Long-distance effects of H-NS binding in the control of hilD expression in the salmonella SPI1 locus

Marinos Kalafatis, James M. Slauch

Research output: Contribution to journalArticlepeer-review


Salmonella enterica serovar Typhimurium utilizes a type three secretion system (T3SS) carried on the Salmonella pathogenicity island 1 (SPI1) to invade intestinal epithelial cells and induce inflammatory diarrhea. HilA activates expression of the T3SS structural genes. Expression of hyper invasion locus A (hilA) is controlled by the transcription factors HilD, HilC, and RtsA, which act in a complex feed-forward regulatory loop. The nucleoid-associated protein H-NS is a xenogeneic silencer that has a major effect on SPI1 expression. In this work, we use genetic techniques to show that disruptions of the chromosomal region surrounding hilD have a cis effect on H-NS-mediated repression of the hilD promoter; this effect occurs asymmetrically over;4 kb spanning the prgH-hilD intergenic region. CAT cassettes inserted at various positions in this region are also silenced in relation to the proximity to the hilD promoter. We identify a putative H-NS nucleation site, and its mutation results in derepression of the locus. Furthermore, we genetically show that HilD abrogates HNS-mediated silencing to activate the hilD promoter. In contrast, H-NS-mediated repression of the hilA promoter, downstream of hilD, is through its control of HilD, which directly activates hilA transcription. Likewise, activation of the prgH promoter, although in a region silenced by H-NS, is strictly dependent on HilA. In summary, we propose a model in which H-NS nucleates within the hilD promoter region to polymerize and exert its repressive effect. Thus, H-NS-mediated repression of SPI1 is primarily through the control of hilD expression, with HilD capable of overcoming H-NS to autoactivate. IMPORTANCE Members of the foodborne pathogen Salmonella rely on a type III secretion system to invade intestinal epithelial cells and initiate infection. This system was acquired through horizontal gene transfer, essentially creating the Salmonella genus. Expression of this critical virulence factor is controlled by a complex regulatory network. The nucleoid protein H-NS is a global repressor of horizontally acquired genomic loci. Here, we identify the critical site of H-NS regulation in this system and show that alterations to the DNA over a surprisingly large region affect this regulation, providing important information regarding the mechanism of H-NS action.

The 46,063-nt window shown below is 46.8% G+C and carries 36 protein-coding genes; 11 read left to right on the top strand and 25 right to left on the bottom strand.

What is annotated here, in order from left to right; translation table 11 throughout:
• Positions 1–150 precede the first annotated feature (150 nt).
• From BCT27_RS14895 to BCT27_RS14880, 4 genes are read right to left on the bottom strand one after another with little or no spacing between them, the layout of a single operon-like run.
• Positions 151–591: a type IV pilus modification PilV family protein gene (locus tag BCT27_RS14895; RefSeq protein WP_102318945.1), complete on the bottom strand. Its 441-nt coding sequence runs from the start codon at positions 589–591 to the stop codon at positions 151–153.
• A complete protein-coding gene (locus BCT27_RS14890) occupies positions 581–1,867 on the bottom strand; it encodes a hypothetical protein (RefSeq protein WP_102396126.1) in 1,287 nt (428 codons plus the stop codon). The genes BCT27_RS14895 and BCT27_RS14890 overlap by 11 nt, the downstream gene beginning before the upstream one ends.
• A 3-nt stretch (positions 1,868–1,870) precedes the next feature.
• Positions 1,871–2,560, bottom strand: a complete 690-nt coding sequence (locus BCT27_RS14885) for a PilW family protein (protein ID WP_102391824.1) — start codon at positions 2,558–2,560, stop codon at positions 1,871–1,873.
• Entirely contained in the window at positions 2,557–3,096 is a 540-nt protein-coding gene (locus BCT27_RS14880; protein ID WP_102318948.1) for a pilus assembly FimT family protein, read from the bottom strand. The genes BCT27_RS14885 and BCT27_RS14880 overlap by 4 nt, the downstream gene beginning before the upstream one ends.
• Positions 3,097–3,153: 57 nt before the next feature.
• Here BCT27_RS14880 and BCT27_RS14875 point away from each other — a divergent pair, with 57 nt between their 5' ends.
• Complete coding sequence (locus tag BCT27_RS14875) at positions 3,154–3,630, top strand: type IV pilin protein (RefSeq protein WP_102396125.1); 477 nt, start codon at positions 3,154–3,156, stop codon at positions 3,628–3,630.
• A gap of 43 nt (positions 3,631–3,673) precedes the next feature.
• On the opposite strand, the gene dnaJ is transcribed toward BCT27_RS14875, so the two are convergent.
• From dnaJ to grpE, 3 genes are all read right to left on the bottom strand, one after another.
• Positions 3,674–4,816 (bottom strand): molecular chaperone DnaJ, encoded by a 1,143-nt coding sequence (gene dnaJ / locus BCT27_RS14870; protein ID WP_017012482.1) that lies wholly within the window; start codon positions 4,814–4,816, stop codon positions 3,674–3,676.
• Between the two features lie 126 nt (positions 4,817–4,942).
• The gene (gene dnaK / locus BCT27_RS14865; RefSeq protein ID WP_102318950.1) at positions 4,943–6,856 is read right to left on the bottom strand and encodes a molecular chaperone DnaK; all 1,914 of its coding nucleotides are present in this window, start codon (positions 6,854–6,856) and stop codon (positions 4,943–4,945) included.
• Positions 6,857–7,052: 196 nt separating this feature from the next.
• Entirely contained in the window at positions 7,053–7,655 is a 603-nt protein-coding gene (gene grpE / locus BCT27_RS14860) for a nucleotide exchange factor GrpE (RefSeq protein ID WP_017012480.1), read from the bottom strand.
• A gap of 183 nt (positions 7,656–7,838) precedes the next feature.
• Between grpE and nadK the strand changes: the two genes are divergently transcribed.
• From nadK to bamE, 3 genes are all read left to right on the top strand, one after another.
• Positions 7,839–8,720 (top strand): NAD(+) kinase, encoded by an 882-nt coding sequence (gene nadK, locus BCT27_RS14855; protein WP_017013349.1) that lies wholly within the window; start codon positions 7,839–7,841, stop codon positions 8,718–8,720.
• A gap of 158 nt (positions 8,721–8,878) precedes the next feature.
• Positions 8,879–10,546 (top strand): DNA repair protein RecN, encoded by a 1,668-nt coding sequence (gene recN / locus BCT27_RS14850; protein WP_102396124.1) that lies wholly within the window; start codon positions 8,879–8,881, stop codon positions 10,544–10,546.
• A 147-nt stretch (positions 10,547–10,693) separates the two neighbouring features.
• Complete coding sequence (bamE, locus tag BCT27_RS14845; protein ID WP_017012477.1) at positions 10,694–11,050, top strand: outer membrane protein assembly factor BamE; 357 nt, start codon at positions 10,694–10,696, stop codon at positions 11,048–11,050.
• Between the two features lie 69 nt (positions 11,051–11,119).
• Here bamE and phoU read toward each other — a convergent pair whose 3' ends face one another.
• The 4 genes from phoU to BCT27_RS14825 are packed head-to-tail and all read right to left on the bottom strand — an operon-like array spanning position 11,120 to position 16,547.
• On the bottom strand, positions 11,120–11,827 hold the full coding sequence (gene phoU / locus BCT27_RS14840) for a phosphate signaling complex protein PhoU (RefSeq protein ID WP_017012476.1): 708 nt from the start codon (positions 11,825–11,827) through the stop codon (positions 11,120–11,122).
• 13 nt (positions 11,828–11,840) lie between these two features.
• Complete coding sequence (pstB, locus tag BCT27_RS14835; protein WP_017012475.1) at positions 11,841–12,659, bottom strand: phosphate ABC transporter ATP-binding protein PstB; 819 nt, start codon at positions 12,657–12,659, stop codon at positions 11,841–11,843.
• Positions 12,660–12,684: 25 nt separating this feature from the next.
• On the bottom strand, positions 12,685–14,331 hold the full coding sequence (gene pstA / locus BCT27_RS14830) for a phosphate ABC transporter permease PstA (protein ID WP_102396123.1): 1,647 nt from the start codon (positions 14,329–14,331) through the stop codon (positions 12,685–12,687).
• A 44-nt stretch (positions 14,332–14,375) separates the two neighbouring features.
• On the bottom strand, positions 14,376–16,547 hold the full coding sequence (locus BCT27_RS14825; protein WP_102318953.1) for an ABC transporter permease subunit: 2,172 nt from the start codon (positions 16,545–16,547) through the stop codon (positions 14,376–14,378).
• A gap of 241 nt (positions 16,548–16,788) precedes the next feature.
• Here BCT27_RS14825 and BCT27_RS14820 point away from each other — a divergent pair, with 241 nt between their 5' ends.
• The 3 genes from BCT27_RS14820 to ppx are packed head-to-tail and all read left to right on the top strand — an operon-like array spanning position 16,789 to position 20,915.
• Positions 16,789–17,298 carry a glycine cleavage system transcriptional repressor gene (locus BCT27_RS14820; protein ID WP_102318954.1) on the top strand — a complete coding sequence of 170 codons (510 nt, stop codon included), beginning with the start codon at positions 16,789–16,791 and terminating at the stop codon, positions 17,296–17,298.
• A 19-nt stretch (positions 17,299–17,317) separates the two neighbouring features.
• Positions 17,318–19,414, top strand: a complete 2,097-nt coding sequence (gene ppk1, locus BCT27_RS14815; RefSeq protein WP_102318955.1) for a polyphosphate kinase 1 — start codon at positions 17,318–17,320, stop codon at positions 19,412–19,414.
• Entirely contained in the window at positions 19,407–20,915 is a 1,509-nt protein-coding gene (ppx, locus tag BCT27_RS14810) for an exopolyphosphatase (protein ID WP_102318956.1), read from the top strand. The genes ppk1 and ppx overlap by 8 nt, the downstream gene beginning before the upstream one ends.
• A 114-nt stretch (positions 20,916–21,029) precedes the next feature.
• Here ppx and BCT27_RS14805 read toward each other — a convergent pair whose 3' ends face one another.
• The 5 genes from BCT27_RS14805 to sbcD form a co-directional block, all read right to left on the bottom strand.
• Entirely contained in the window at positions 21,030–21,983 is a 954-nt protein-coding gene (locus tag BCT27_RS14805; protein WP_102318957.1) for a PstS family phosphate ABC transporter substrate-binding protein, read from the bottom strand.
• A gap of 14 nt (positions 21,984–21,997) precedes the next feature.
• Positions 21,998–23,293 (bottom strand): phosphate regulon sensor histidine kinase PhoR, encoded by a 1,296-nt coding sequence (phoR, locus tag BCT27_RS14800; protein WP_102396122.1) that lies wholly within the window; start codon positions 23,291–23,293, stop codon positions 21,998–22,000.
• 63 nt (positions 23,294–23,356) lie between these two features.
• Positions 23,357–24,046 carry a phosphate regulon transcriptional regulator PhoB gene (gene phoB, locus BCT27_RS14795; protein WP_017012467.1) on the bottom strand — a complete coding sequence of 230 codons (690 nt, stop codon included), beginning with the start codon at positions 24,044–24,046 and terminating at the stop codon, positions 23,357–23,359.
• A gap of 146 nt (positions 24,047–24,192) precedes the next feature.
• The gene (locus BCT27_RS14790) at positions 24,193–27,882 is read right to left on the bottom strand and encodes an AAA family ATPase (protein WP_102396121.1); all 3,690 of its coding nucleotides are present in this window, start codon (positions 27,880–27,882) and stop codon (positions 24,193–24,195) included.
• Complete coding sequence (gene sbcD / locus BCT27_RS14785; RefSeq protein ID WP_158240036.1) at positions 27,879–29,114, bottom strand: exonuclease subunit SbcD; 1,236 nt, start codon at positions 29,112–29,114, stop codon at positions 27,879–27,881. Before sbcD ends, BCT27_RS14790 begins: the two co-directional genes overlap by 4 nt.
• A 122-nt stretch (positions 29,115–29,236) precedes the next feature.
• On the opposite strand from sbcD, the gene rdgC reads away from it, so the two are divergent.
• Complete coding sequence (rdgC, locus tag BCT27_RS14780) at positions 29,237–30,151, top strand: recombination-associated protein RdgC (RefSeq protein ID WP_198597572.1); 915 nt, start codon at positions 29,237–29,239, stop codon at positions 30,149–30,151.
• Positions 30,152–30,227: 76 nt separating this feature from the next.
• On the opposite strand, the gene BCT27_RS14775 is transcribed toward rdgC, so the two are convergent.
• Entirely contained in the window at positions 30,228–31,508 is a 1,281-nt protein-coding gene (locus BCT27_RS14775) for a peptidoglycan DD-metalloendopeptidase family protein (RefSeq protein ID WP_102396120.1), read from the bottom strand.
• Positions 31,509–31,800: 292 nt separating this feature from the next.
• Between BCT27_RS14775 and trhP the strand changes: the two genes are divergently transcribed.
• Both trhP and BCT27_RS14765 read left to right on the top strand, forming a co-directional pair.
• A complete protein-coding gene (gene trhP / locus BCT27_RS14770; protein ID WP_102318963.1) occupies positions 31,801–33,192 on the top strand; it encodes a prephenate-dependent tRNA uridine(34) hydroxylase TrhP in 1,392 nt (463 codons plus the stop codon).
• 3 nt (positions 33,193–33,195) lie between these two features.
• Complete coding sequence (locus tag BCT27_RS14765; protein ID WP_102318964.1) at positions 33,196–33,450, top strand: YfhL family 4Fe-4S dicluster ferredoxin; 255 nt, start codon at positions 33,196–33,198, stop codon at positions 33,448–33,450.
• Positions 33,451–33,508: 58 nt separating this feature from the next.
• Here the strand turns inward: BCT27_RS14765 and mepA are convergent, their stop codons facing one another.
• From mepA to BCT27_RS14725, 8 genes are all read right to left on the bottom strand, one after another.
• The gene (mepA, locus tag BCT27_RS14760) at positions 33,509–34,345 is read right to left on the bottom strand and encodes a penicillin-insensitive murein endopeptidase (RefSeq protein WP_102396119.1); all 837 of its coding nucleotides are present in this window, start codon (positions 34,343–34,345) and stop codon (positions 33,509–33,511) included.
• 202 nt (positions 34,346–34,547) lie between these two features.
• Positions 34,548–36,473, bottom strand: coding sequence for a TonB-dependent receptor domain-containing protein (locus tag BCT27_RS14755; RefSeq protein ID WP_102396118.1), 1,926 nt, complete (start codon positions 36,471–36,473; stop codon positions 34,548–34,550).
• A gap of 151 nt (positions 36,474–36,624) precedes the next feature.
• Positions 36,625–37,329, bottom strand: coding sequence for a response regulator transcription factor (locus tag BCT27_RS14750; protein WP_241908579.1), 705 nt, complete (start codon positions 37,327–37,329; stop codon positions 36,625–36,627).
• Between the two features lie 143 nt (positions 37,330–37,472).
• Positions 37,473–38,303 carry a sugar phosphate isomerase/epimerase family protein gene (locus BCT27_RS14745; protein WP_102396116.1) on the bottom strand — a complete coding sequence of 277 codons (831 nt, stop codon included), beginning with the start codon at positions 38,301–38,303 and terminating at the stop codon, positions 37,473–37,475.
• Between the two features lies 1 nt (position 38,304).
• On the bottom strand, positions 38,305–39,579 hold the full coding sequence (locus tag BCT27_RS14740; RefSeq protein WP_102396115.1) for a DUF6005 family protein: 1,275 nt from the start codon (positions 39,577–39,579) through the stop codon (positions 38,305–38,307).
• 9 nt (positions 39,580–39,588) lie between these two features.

Original languageEnglish (US)
Article numbere00308-21
JournalJournal of bacteriology
Issue number21
StatePublished - Nov 2021


  • H-NS
  • SPI1
  • Salmonella

ASJC Scopus subject areas

  • Microbiology
  • Molecular Biology


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